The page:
would have been enjoined to admit her as member. It could not
have refused membership upon the refusal to pay transfer fee
in excess of the legally prescribed amount under Section 23 of
the Act. But the Respondent chose an easier option. She paid
the illegal amount in consideration of which she expedited her
transfer and membership status. The consideration being
unlawful, the contract is void.
54.The payment of transfer fee to the Society of such a large
amount which is by way of percentage of the sale price is
illegal under the Co-operative Societies Act and the model
bye-laws issued thereunder being model bye- law No.40
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adopted by the Society as their bye-laws. The premium
required to be paid to the Society is allowed up to the
maximum amount of Rs. 25,000/- only. Any amount in excess
of that payment is, therefore, illegal contribution. The only
exception under the aforesaid bye-laws is the donation which
would be given only with the consent of the member. Hence if
the amount is taken to be not the illegal transfer fee, but
donation in the name of contribution to the Society towards
the repair fund, it would be a valid contract. It could then be
avoided as voidable at the option of the Respondent only if she
proved the coercion alleged. The intrinsic oral as well as
documentary evidence unmistakenly shows lack of that
vitiating factor. The Respondent having sent the typewritten
letter dated 8th July 1992 annexing as many as 7 documents
shows that the latter was not prepared under detention. The
circumstantial evidence points to the irresistible conclusion of
lack of any coercion. In that case the valid donation given by
the Respondent to the Society cannot be refunded or repaid to
her.
55.Consequently it is seen that knowing this precise legal
position the Respondent, Khimji as well as the Society
contracted for Rs.9.63 lakhs which was paid and received as
and by way of transfer fee for transferring the shares and the
premises purchased by the Respondent in the name of the
gracious contribution made by the Respondent as directed by
the Society. The illegal payment of transfer fee was made in
the garb of the legal payment of contribution stated to be
gracious contribution of the Respondent. Any which way one
sees the transaction, it gives the Respondent no leevay for
backtrackking, the tenacious and erudite exposition of the Law
of Contracts made by Mr. Andhyarijuna notwithstanding.
4. The members of the Managing Committee of these societies who are present
in court submit that though under the bye-laws, transfer fees of Rs.25,000/- is
permissible, since the building of the society is quiet old, it requires heavy repairs
and thus society has to demand such contribution under the head of voluntary
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contribution or society welfare charges which are ultimately for the benefit of
members of the society.
5. I am not inclined to accept the submissions made by the Managing
Committee members of these two societies. Society in my view can collect only
transfer fees permissible under the bye-laws which is in the sum of Rs.25,000/-
and cannot demand any other contribution by way of voluntary contribution,
donation or towards society welfare charges from the member as condition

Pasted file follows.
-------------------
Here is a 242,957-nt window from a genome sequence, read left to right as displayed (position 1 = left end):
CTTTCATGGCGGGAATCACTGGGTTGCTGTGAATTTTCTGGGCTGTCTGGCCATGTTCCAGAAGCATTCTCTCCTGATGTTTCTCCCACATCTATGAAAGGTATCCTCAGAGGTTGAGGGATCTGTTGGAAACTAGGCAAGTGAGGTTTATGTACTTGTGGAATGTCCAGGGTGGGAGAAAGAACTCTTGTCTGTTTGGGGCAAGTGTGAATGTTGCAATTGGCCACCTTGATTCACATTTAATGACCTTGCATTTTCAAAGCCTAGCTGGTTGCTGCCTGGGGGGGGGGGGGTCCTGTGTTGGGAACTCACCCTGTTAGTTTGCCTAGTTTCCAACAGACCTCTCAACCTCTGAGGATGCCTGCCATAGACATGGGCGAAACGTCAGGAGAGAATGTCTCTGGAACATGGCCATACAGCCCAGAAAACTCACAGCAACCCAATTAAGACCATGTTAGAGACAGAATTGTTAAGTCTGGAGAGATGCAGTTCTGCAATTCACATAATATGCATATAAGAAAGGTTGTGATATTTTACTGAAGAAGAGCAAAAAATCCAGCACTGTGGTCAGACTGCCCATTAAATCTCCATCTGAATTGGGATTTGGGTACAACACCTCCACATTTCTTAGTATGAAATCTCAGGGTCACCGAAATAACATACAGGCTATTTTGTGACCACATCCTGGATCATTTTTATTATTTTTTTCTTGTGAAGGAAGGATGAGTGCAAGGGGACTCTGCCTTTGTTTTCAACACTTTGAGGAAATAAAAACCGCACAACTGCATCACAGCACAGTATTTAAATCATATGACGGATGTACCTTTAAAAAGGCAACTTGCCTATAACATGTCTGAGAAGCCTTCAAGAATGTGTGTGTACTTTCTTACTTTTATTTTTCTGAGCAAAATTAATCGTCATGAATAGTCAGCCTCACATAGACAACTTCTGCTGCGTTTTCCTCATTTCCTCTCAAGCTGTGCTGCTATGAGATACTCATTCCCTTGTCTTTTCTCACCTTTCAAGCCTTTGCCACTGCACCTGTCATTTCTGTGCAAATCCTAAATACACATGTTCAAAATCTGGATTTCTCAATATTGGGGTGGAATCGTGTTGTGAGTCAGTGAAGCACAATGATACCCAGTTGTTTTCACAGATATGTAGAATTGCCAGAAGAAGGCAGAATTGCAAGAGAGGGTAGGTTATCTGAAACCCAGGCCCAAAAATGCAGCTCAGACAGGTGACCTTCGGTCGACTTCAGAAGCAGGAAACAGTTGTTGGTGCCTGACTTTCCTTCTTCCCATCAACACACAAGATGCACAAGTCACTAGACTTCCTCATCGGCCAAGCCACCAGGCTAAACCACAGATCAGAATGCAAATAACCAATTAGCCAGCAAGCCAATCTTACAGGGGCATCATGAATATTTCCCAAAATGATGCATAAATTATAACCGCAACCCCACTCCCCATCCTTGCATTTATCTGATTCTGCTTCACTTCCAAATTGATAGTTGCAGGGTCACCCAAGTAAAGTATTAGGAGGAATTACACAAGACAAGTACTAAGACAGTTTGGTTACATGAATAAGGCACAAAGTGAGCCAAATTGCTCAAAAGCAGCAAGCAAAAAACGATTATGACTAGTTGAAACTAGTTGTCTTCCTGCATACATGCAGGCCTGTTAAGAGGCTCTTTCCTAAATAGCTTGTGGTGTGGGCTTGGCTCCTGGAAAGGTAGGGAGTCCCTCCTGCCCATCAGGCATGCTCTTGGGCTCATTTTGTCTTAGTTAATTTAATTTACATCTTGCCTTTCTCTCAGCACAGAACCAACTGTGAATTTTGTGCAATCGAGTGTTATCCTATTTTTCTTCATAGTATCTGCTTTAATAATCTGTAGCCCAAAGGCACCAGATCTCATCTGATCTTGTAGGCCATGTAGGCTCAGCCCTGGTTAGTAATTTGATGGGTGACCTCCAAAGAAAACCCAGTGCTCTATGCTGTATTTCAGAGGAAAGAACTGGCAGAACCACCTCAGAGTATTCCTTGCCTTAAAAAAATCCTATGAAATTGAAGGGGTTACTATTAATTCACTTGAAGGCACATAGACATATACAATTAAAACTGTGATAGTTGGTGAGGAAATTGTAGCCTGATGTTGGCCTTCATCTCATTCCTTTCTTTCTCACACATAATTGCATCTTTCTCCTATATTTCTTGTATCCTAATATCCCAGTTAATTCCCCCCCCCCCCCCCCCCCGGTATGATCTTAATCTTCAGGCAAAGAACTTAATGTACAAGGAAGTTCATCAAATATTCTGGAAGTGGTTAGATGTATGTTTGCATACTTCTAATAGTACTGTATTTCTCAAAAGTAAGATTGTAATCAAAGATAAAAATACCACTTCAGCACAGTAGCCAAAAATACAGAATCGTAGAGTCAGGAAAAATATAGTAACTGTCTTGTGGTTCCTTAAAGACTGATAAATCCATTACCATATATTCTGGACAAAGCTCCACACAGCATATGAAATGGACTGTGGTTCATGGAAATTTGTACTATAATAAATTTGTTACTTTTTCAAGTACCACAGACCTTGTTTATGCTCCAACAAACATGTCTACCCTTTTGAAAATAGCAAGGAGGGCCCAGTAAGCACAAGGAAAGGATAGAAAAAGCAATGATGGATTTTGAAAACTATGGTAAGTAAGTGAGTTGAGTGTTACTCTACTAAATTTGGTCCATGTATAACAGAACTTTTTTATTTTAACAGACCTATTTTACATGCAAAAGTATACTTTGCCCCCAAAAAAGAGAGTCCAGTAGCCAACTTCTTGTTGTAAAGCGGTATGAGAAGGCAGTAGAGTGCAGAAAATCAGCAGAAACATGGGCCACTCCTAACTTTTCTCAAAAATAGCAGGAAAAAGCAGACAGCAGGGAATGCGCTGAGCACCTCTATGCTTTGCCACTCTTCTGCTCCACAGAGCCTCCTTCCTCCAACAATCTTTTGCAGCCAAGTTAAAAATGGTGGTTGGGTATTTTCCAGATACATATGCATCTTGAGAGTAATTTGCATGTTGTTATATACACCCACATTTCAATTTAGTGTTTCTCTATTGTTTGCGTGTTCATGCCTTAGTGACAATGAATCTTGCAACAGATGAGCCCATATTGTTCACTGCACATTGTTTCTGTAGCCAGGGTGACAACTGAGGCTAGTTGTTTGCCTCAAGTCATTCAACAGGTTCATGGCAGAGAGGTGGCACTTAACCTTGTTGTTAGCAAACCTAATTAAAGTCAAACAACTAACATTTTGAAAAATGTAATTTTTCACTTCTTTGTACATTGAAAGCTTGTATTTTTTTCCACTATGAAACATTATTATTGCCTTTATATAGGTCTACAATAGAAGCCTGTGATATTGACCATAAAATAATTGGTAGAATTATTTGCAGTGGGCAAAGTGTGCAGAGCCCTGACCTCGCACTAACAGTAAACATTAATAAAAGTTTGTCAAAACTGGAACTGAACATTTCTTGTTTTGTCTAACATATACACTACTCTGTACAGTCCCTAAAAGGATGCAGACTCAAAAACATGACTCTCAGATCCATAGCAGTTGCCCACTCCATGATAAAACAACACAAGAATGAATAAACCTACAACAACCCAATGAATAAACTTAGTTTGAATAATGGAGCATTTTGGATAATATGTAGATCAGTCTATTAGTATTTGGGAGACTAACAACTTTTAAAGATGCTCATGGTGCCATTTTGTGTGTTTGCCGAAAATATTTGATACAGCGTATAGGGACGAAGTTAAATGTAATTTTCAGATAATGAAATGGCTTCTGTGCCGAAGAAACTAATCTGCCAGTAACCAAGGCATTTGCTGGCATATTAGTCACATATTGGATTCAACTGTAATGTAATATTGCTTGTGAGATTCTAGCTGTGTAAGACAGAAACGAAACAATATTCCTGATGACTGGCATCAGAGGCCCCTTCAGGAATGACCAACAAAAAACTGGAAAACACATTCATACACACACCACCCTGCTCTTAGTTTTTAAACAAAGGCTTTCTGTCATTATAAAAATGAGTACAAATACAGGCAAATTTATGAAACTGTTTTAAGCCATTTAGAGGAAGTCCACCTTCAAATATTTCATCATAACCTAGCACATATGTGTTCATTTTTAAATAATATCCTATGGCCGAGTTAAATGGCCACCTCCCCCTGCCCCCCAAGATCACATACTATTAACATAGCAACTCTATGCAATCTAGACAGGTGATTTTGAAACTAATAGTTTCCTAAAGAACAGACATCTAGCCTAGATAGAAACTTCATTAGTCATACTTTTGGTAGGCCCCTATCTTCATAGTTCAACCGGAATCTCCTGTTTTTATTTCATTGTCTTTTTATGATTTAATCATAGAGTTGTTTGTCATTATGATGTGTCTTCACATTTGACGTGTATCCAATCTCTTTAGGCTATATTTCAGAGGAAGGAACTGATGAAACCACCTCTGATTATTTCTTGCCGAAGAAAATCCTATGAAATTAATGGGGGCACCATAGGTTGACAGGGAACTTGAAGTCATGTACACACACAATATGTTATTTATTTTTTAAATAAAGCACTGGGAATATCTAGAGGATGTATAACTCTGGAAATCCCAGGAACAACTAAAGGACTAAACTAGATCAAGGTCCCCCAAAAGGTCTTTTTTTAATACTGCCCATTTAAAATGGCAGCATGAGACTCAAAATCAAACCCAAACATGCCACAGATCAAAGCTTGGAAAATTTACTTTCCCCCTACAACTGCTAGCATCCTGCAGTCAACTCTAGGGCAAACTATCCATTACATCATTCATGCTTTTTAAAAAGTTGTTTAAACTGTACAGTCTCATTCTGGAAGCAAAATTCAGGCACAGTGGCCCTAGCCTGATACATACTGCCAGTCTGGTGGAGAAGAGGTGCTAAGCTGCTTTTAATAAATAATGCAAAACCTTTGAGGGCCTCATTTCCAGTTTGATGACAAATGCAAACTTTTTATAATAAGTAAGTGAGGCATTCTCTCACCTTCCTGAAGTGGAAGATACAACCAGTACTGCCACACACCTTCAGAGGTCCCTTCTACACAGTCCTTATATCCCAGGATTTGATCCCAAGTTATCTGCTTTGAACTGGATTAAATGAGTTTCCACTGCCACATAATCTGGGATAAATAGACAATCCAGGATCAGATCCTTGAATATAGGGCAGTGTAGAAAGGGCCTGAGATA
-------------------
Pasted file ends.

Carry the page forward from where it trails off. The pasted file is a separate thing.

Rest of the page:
precedent for transfer of any flat in the society. Such demand as a condition
precedent for transfer of flat or any premises in the society is contrary to bye-laws
and the Maharashtra Co-operative Societies Act, 1960 and is illegal.
6. This court has already considered this issue at length in the judgment in case
of Bharatiya Bhavan Co-operative Housing Society Limited (supra). I do not
propose to take any different view in the matter.
7. It is thus made clear that the societies will not be entitled to recover any
amount over and above Rs.25,000/- towards transfer fees in respect of transfer of
these two flats when sold as demanded in the letters dated 28th March, 2014 and 3rd
March, 2014 respectively under any such heads as demanded.
8. The report submitted by Commissioner for Taking Accounts is answered
accordingly. Learned Commissioner for Taking Accounts cannot accept the
demand of Bharatiya Friends' Co-operative Housing Society for payment of
Rs.6,27,500/- by way of voluntary contribution and similarly demand of Dimple
Co-operative Society Limited towards society welfare charges. The learned
Commissioner for Taking Accounts is directed to pay Rs.25,000/- towards transfer
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fees in respect of both these flats in the society and pay legal charges of
Rs.15,000/-, Rs.500/- and share transfer fee of Rs.200/- as demanded by Bharatiya
Friends' Co-operative Housing Society. Similar legal charges and share transfer fee
if any demanded by Dimple Co-operative Housing Society Limited, the same also
be paid. Report is disposed of accordingly.
 [R.D. DHANUKA, J.]
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Ajay Sethi
Advocate, Mumbai
23079 Answers
1212 Consultations
5.0 on 5.0
1. CHS has no right to levy such money unless some arrears is pending.
2. In this case you are not liable for payments.
Devajyoti Barman
Advocate, Kolkata
5131 Answers
54 Consultations
4.9 on 5.0
You are liable to pay the maintenance charges as agreed by you while executing the sale deed to he buyer.
If you have forgotten the issue, it cannot be claimed as an excuse.  
This was agreed to be paid by you at that time itself hence it becomes your duty to honor the commitment. 
T Kalaiselvan
Advocate, Vellore
13902 Answers
127 Consultations
5.0 on 5.0
1. The cost of registration on admission of a new member is to be borne by the member who desires to register himself.

2. The amount is a fresh amount and not a maintenance due.
Ashish Davessar
Advocate, Jaipur
18049 Answers
445 Consultations
5.0 on 5.0
1. Yes, despite the above bye law, all societies claim/demand donations for transfer of flat in some other name otherwise they will refuse registration,

2. However, this donation is always paid by the buyer since his name is goint bto be registered and it is not your pending due.
Krishna Kishore Ganguly
Advocate, Kolkata
12027 Answers
226 Consultations
5.0 on 5.0